Technology and the Accounting Profession

957 words | 4 page(s)

Technology continues to change the accounting profession. For instance, accountants are increasingly using data frameworks for tax evaluation and collection, administrative auditing, and financial bookkeeping. The field is also experiencing advancements reporting, especially following the emergence of the extensible business reporting dialect (XBRL) (Wadhwa and Harper, 2015). Information systems of financial accounting are relevant to people both within and without organizations. Among some of the accounting professionals that such information technologies (IT) are relevant to are; investors, state and federal tax agents, and creditors. Accountants have a significant reliance on financial information systems for preparation of income statements, cash flow statements, and balance sheets, among many others. Organizational managers also need financial reports as the accountants prepare them for decision-making purposes and planning. Real-time reporting is a significant contribution of technology to the accounting profession. Therefore, technology is beneficial to the sector. There are specific software and technologies that improve the accounting profession.

New Technologies and Software that Improve the Accounting Process
Several technologies and software are new and improve the accounting process. The first one is computer-integrated manufacturing. According to Sutton (2000), this technology has the most impact on cost accountants. Computers collect and report information simultaneously with the electronic production. The consequence is an operation information system that integrates fully with accounting and marketing data. In the process, it improves the timeliness of the information, as well as the quantity thereof. The technology allows the development of activity-based costing systems and affects the allocation of overhead. Other than that, there are technological tools that promote efficiency by transferring data between corporations and among customers, offices, and divisions. Sutton (2000) states that communications technology combines technology that transfers data to the different recipients. It is important in large accounting firms due to their communications capabilities that have significant enhancements. Since it also has a global aspect, it ensures that the accounting organizations maintain their international competitiveness.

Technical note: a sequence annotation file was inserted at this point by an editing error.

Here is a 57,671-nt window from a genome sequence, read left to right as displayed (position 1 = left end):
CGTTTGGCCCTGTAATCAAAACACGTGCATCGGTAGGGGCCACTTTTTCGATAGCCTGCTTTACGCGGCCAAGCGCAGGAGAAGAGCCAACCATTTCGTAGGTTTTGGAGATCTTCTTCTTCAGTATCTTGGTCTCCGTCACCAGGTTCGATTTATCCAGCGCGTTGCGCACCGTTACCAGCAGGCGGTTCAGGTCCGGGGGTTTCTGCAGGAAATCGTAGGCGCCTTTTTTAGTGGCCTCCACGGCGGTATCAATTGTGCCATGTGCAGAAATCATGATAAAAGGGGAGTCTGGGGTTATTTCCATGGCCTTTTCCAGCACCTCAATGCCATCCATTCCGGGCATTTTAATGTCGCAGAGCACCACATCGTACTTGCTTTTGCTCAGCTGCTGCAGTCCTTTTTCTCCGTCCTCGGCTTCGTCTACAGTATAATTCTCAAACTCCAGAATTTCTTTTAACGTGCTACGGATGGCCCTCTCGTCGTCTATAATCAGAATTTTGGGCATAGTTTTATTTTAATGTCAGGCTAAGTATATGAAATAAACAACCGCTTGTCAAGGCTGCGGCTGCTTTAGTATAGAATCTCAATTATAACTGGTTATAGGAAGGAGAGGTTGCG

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Then, there is the internet. Internet transactions are accurate and timely. Electronic commerce is relatively a new phenomenon but utilizes both communications technology and internet sales by linking up different computer systems. According to Boritz and Stoner (2014), the internet, with the combination of communications technology, leads to fast information transfer among accounting firms and entities. Accountants are also able to get the most current information. In the same school of thought, paperwork is soon becoming obsolete because of advancements in accounting technology. Paperwork is burdensome to accounting entities and slows down accounting work. Image processing is a good example of technology that is championing the elimination of paperwork by converting paper into images, leading to timely and efficient information. Furthermore, there are expert systems, which are advanced accounting software that assists accountants in making decisions because they are artificial intelligence (Boritz and Stoner, 2014). They are significantly useful in tax and auditing decision-making but can prepare statements and control inventory as well. One of the best examples of expert systems software is Quicken 4 for Windows, which provides accountants with interactive advice, multimedia tutorials, and online documentation (Boritz and Stoner, 2014). Similarly, there is Manufacturer’s Inventory, which is software that posts the goods to their proper accounts as they move through the manufacturing process. The mentioned examples of software are a few of expert systems that are relevant to the contemporary accounting field.